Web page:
Discipleship is a matter of the indoctrinated imagination.

Now, of course, we have to beware of having our imaginations taken captive by other things. Many of Screwtape’s things have to do with capturing the imagination for Satan’s purposes. If you control the metaphors and stories people live by, you’ve got them.

Imagination is where God gives creative form to his thoughts, and literary forms to his word. Jesus used what we could call the ‘parabolic imagination’ to give story form to his thought about the kingdom of God. And similarly, disciples need this ‘parabolic imagination’ so we can live in that kingdom of God “on earth as it is in heaven.”

Jesus doesn’t describe what the kingdom looks like, he tells us what kinds of things happen there. The metaphors the disciples live by are those that awaken them to the kingdom things God is doing ‘in Christ.’

The Most Important Paragraph On Parenting (Outside the Bible)

What follows are 10 sentences from C. S. Lewis’s book The Weight of Glory (HarperCollins, 1949), pages 45–46. These sentences are not written to parents, nor are they concerned specifically with the the fine art of parenting. And of course they have far-reaching implications for all of life. But for me the most frequent situations when these lines bubble up from my subconscious is when I’m thinking about my kids and parenting them well. So that’s where the title comes from. But enough of me.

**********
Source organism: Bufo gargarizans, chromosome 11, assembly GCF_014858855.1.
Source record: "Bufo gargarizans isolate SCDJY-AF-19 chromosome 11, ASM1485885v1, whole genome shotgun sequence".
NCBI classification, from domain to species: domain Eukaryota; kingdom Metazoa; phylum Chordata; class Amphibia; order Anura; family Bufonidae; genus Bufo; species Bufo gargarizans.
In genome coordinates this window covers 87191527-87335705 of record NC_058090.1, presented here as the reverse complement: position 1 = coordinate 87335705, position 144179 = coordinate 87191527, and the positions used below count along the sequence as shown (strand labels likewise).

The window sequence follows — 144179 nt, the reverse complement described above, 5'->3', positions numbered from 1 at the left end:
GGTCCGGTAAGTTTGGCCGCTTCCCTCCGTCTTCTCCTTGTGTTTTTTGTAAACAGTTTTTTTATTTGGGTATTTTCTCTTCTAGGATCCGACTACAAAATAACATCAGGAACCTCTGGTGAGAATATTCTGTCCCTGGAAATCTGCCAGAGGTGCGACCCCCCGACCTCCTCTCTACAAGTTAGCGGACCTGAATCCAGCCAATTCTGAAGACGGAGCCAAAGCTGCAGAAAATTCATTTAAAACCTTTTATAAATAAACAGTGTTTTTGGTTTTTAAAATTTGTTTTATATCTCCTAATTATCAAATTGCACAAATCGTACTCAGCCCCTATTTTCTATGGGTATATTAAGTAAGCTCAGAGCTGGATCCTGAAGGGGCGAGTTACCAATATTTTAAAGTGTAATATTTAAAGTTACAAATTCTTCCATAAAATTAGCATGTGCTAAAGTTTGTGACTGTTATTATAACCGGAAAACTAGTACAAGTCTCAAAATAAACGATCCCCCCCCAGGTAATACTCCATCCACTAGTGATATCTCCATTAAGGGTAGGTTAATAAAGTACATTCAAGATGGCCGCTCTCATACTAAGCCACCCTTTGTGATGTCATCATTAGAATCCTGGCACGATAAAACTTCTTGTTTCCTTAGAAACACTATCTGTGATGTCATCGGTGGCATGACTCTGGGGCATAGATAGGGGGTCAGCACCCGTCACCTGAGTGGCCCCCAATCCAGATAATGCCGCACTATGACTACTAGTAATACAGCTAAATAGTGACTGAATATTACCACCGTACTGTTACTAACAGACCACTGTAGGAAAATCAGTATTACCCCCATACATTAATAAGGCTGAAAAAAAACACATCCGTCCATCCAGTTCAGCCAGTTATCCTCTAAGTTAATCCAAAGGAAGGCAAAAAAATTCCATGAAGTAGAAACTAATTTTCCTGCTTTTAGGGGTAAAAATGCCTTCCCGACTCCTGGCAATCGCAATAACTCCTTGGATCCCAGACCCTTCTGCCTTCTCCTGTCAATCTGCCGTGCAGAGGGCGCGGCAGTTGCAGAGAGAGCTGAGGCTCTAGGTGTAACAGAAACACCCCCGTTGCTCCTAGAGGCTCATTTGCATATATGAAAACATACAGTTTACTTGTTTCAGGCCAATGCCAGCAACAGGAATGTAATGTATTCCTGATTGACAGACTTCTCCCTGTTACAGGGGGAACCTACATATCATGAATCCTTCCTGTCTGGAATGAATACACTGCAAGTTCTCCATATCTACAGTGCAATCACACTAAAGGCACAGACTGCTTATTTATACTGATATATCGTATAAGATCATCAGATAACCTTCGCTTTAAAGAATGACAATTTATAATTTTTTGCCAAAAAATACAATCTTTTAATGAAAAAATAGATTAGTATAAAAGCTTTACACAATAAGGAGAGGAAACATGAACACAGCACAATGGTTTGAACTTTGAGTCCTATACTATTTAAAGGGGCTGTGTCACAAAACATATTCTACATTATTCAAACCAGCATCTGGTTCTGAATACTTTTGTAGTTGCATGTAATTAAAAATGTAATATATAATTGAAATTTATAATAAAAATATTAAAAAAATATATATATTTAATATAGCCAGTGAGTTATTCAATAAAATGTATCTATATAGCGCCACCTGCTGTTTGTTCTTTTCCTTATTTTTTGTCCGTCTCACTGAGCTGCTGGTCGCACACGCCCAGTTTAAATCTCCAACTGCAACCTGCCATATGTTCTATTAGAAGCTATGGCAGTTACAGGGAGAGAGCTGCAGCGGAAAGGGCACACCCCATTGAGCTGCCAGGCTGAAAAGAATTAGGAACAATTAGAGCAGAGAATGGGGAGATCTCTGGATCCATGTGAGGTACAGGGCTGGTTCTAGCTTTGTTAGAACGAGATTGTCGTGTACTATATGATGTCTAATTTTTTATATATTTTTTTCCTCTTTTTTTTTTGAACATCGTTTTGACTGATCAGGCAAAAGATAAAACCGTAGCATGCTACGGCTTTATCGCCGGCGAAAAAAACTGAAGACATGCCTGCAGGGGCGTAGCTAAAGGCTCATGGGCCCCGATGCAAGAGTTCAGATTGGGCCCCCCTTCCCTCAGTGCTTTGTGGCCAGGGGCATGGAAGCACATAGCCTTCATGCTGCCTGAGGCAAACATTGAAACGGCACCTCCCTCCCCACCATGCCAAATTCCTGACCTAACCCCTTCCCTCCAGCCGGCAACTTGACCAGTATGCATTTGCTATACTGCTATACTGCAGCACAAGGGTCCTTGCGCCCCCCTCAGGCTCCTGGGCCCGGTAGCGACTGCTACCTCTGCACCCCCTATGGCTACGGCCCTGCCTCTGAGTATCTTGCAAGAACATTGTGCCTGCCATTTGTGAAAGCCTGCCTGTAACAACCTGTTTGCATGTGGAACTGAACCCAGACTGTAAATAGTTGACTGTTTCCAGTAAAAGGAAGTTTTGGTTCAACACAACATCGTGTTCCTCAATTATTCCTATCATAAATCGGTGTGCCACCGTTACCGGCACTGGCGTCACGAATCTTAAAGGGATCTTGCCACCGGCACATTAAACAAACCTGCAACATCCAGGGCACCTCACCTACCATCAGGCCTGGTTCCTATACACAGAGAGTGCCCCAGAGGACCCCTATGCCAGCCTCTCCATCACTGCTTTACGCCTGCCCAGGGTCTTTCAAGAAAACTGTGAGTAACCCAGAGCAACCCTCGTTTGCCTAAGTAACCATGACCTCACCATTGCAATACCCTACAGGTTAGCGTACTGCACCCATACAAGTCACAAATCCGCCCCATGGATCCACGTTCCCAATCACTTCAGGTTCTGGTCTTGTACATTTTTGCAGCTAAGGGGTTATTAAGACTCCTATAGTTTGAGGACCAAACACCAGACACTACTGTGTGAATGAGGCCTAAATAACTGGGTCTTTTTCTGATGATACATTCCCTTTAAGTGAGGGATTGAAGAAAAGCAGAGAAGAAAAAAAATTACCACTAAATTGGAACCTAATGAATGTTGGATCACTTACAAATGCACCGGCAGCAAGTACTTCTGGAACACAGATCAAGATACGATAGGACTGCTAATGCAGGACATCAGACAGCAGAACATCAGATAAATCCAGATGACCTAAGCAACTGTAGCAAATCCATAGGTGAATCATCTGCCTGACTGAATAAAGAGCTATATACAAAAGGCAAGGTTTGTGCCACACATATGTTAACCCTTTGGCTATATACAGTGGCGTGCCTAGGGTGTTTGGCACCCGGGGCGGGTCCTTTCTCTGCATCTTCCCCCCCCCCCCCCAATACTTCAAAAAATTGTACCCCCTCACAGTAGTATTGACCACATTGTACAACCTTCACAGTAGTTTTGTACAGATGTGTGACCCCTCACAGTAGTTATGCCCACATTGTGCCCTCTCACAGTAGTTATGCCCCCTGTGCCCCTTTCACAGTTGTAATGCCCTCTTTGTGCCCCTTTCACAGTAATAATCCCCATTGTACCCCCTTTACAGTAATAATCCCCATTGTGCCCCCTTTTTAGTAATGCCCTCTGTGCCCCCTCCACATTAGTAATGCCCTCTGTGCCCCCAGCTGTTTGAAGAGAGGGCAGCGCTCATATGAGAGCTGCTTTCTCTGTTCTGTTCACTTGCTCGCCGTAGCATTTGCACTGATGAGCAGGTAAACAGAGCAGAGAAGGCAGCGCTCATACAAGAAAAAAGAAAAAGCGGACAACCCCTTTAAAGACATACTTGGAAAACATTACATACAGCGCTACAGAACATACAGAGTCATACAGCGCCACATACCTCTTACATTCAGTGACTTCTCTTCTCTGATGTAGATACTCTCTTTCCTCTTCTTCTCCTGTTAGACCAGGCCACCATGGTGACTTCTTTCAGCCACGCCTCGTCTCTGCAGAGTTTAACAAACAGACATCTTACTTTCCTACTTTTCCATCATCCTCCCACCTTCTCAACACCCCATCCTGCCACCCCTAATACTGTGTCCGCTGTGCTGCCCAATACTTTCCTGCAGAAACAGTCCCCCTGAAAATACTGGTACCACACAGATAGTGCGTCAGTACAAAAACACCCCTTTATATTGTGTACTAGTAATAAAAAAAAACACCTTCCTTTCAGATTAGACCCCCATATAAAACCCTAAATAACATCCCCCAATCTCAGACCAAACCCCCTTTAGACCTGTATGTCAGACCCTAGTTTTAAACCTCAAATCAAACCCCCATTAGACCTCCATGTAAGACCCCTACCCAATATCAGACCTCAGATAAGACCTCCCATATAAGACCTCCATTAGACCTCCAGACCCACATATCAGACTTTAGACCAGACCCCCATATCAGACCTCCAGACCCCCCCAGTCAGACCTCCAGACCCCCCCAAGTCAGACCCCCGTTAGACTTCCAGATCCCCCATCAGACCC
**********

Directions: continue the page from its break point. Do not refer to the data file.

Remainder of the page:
It is a serious thing to live in a society of possible gods and goddesses, to remember that the dullest and most uninteresting person you can talk to may one day be a creature which, if you saw it now, you would be strongly tempted to worship, or else a horror and a corruption such as you now meet, if at all, only in a nightmare. All day long we are, in some degree, helping each other to one or other of these destinations. It is in the light of these overwhelming possibilities, it is with the awe and the circumspection proper to them, that we should conduct all our dealings with one another, all friendships, all loves, all play, all politics. There are no ordinary people. You have never talked to a mere mortal. Nations, cultures, arts, civilisations — these are mortal, and their life is to ours as the life of a gnat. But it is immortals whom we joke with, work with, marry, snub, and exploit — immortal horrors or everlasting splendours. This does not mean that we are to be perpetually solemn. We must play. But our merriment must be of that kind (and it is, in fact, the merriest kind) which exists between people who have, from the outset, taken each other seriously.

How C. S. Lewis Processed Great Fiction

C. S. Lewis to an inquirer, as published in The Collected Letters of C. S. Lewis, 2:644: